Videos Games & Political Consciousness

I wrote this piece some time ago about video games for Memory Insufficient, a games history ezine. This is it.

Click this link to download the PDF.

I’ve spent the last couple of nights binge-playing through the Mass Effect trilogy, which reminds me a little bit too much of the late nights I’ve pulled work- ing on political campaigns and social causes in the past. The setup is about the same: all of the above require a single-minded approach to The Goal. Total dedication is best. Showers can be skipped. So can sustenance. The Goal can be anything: win an election, stay out of trouble, vanquish aliens or make some connections. All other objectives, like rescuing civilians or being a decent person, are often secondary. The joy you feel from completing a mission on a planet feels as real as any real life political victory you’ve ever thrown your weight behind.

One day you’re editing a speech for a politician, the next you’re fighting a fire — in the hull of the ship, or on Twitter. It’s all interconnected. I’m an avid gamer, political otaku and all around nerd, so perhaps I feel that way because my favourite games are the ones that in- clude, even combine, some elements of all of the above. Just like history, games — and their plotlines and char- acters — are written by the victors: those who control the battlefield. Some gamers like to believe that the game worlds we so love are or should be free of the in- fluence of politics and ideology; that they exist as works of art alone in a vacuum and should be appreciated as such. Others have written volumes about identity poli- tics and video games (and indeed there are many prob- lematic aspects associated with being a female, Asian and gay gamer).

Political capital is often spent by the ones who don’t know they possess it. Games are often presented as being mere works of fiction. Some of them, like Assassin’s Creed, even tell you as much, by starting off with a disclaimer calling it a work of fiction inspired by historical events. Yet being the nerdy amateur writer and political historian that I am, I’m more keen to line up the story they don’t tell you — in-between the cutscenes, behind the sto- ryboard and everywhere except onscreen. When you make a decision to assume a character or interact with one, how much of it was already made for you?

Let’s start from the beginning.


BSG Tattoo

  1. I got a Battlestar Galactica tattoo
  2. I’m pretty pleased about that
  3. It’s one half of the pair of wings and Caprica constellation that Starbuck gets when she marries Anders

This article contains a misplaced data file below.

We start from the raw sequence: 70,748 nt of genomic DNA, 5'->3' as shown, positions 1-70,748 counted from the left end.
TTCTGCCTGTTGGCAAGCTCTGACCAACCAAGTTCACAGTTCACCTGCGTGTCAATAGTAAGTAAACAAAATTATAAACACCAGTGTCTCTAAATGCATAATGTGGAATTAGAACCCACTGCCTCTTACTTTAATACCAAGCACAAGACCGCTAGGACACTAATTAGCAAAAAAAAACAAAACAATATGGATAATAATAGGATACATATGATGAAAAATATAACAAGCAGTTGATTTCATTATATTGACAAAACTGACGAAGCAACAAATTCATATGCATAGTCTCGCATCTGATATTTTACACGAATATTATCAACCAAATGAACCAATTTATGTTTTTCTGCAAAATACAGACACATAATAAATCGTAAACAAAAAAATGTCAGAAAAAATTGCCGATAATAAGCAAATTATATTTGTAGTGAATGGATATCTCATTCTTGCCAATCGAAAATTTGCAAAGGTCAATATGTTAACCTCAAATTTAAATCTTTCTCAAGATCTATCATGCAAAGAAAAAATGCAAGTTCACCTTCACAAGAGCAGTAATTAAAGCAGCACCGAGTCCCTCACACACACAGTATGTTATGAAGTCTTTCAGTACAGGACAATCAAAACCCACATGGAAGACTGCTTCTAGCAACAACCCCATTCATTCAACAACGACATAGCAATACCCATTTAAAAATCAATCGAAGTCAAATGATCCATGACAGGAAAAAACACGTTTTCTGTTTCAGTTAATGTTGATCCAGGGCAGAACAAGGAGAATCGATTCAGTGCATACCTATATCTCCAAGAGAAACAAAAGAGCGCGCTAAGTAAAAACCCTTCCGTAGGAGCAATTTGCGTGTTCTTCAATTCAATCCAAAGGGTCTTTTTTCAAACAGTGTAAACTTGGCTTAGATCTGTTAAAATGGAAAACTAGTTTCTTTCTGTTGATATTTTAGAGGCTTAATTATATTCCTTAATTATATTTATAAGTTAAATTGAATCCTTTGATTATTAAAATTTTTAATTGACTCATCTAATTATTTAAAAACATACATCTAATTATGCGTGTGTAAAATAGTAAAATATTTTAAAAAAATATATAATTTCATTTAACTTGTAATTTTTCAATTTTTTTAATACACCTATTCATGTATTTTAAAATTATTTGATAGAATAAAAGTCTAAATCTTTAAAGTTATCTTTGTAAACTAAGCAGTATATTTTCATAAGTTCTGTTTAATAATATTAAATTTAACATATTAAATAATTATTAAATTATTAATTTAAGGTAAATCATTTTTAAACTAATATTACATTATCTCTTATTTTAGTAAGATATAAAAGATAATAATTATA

4. Within a couple of hours of getting it, a random stranger proposed to me — saying she would get “the other side”
  5. Which would be romantic, but that would also mean (a) she’s a Cylon (b) we’d have a tumultuous relationship (c) she’d better be damn good at Pyramids
  6. It’s unbelievable that 10 years has passed since I first started to watch this show
  7. I don’t generally fan-girl anything, but this was special
  8. I identify with Starbuck in far too many ways, if you know what I mean
  9. It’s potentially far more meaningful than anything else I could have gotten
  10. After getting this done I do kinda feel like nothing can frak with my qi

I love BSG.

How To Setup Business Email Without Google Apps

How to set up business email without Google Apps. I like Fastmail and this is my workflow.

Google Apps seemed like a godsend to many businesses when they first came around. The free version was great, and I never had to upgrade. Eventually I came around to the same opinion that Marco Arment has stated many times: I want to pay for a service I need, especially one that is so mission-critical like business email. Several times I’d had problems with Google Apps and just simply could not get any support because we were on the free service. I could have upgraded, but migrating my email to another provider was something I wanted to do anyway to wean myself off the big G.

When I had to set up email for a new business recently, I decided to try something new. I decided to go with after multiple recommendations from other geeks, and so far I’m pretty happy with it.

I didn’t find too many resources in the same place, so I decided to make one.

1. Buy a domain.

If you haven’t already bought one, or are thinking of transferring to a better domain registrar, I strongly recommend I have been using them for a long time — never been happier. Everything is easy and straightforward, unlike GoDaddy. (Disclaimer: If you click on from my site, I make a small percentage through my affiliate link.)